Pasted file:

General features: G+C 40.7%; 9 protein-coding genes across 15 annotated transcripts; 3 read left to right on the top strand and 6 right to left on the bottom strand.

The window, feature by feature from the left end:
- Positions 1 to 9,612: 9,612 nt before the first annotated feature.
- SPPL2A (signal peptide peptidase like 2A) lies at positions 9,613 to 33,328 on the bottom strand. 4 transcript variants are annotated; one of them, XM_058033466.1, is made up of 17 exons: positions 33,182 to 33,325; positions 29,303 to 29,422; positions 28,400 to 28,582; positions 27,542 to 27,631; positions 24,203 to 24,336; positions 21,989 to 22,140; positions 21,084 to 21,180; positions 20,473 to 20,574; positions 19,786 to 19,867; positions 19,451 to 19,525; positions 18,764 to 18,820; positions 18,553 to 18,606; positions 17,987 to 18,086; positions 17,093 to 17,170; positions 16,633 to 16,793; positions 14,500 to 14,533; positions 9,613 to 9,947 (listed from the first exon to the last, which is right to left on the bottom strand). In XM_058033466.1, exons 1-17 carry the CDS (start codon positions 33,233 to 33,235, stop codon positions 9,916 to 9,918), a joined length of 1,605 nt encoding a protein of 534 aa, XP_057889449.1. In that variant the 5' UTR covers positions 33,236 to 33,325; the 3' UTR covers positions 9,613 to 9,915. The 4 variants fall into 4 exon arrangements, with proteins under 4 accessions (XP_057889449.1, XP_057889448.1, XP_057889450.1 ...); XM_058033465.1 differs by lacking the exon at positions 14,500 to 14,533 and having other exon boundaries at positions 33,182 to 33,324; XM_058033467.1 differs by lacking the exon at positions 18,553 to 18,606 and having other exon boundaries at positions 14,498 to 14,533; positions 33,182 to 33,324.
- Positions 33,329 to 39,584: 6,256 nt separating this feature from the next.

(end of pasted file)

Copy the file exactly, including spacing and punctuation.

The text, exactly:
General features: G+C 40.7%; 9 protein-coding genes across 15 annotated transcripts; 3 read left to right on the top strand and 6 right to left on the bottom strand.

The window, feature by feature from the left end:
- Positions 1 to 9,612: 9,612 nt before the first annotated feature.
- SPPL2A (signal peptide peptidase like 2A) lies at positions 9,613 to 33,328 on the bottom strand. 4 transcript variants are annotated; one of them, XM_058033466.1, is made up of 17 exons: positions 33,182 to 33,325; positions 29,303 to 29,422; positions 28,400 to 28,582; positions 27,542 to 27,631; positions 24,203 to 24,336; positions 21,989 to 22,140; positions 21,084 to 21,180; positions 20,473 to 20,574; positions 19,786 to 19,867; positions 19,451 to 19,525; positions 18,764 to 18,820; positions 18,553 to 18,606; positions 17,987 to 18,086; positions 17,093 to 17,170; positions 16,633 to 16,793; positions 14,500 to 14,533; positions 9,613 to 9,947 (listed from the first exon to the last, which is right to left on the bottom strand). In XM_058033466.1, exons 1-17 carry the CDS (start codon positions 33,233 to 33,235, stop codon positions 9,916 to 9,918), a joined length of 1,605 nt encoding a protein of 534 aa, XP_057889449.1. In that variant the 5' UTR covers positions 33,236 to 33,325; the 3' UTR covers positions 9,613 to 9,915. The 4 variants fall into 4 exon arrangements, with proteins under 4 accessions (XP_057889449.1, XP_057889448.1, XP_057889450.1 ...); XM_058033465.1 differs by lacking the exon at positions 14,500 to 14,533 and having other exon boundaries at positions 33,182 to 33,324; XM_058033467.1 differs by lacking the exon at positions 18,553 to 18,606 and having other exon boundaries at positions 14,498 to 14,533; positions 33,182 to 33,324.
- Positions 33,329 to 39,584: 6,256 nt separating this feature from the next.